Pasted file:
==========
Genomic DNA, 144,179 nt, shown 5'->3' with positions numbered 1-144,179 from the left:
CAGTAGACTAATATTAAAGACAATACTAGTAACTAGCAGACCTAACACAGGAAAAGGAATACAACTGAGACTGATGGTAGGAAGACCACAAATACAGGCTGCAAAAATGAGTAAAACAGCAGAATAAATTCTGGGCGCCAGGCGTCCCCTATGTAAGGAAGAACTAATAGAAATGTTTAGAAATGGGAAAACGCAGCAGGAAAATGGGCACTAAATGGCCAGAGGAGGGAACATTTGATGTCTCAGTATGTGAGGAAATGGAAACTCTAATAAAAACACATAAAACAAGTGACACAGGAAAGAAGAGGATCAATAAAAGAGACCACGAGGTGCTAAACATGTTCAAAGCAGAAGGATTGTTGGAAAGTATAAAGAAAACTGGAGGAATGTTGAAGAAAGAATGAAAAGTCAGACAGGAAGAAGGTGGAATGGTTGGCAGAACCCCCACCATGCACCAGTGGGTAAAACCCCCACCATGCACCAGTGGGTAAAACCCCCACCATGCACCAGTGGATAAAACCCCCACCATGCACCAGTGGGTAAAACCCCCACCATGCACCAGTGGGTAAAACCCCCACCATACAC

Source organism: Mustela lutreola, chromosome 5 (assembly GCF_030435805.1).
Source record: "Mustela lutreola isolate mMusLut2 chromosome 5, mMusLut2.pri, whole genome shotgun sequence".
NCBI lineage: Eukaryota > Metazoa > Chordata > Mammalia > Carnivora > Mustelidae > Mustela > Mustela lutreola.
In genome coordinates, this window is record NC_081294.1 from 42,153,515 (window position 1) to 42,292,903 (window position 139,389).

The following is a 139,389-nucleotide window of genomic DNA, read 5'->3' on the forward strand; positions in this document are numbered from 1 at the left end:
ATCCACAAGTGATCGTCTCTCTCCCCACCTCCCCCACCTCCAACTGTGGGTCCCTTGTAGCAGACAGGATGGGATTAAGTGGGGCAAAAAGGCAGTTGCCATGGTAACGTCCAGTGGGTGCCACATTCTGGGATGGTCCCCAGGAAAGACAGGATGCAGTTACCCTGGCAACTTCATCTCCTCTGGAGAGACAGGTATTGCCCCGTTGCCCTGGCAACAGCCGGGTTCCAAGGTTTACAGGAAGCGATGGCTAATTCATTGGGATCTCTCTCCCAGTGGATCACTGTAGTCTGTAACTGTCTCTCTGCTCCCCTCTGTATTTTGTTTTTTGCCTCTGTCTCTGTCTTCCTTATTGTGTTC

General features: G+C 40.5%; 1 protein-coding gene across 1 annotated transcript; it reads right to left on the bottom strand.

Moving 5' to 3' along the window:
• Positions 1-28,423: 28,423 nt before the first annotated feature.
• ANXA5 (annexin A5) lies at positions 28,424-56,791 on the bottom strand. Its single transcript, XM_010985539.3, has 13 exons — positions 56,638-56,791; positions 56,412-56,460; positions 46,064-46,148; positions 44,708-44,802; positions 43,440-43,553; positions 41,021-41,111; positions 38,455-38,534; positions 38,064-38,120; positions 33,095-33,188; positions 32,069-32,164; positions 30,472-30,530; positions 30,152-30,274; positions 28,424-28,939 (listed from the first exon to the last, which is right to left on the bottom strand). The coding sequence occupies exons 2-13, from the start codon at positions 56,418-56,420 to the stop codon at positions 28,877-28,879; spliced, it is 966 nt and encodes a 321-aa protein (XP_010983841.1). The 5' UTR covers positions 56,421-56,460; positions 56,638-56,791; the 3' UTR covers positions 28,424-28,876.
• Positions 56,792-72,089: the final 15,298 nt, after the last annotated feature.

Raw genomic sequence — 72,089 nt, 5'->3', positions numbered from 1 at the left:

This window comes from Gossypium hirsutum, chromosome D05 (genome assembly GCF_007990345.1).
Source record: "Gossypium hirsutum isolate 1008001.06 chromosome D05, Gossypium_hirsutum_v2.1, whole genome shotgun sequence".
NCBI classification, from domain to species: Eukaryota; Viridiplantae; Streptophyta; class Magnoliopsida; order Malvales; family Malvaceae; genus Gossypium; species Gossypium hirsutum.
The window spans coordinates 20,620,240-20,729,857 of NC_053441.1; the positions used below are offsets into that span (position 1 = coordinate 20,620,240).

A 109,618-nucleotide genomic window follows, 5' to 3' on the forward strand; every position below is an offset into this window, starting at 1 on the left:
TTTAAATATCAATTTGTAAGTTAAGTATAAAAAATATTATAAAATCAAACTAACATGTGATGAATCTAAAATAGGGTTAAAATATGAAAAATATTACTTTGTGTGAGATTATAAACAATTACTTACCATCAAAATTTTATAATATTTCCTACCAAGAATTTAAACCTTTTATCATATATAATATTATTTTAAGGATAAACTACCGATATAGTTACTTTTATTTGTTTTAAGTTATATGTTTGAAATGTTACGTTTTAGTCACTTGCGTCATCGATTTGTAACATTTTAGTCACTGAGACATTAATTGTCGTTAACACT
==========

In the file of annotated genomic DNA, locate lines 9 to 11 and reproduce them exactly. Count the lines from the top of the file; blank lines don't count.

General features: G+C 40.5%; 1 protein-coding gene across 1 annotated transcript; it reads right to left on the bottom strand.

Moving 5' to 3' along the window:
• Positions 1-28,423: 28,423 nt before the first annotated feature.